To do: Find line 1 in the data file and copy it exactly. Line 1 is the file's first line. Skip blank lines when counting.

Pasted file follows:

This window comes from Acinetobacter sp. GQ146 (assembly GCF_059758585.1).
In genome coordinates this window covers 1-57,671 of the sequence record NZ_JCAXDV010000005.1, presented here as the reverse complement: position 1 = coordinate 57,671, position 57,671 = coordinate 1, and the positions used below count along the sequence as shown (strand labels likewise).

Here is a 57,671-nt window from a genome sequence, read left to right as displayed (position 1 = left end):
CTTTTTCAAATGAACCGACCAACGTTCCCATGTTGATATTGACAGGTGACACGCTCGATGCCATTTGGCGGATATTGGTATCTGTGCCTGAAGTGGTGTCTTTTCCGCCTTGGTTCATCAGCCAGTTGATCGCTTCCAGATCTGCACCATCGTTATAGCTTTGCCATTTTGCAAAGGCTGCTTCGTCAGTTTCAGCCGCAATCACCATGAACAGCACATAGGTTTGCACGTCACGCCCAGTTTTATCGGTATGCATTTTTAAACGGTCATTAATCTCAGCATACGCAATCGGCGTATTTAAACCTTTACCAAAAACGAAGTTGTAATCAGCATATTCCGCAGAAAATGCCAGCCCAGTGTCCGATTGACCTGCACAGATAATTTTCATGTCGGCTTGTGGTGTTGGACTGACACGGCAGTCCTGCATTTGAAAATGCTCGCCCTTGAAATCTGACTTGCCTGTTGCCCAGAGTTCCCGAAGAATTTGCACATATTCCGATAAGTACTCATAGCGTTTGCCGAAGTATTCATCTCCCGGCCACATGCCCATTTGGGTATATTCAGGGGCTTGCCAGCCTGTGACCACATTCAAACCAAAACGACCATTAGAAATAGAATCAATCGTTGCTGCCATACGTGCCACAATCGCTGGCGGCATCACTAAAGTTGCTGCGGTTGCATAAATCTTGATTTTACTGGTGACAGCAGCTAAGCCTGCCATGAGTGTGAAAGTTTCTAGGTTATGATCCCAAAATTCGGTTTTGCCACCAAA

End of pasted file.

This window comes from Acinetobacter sp. GQ146 (assembly GCF_059758585.1).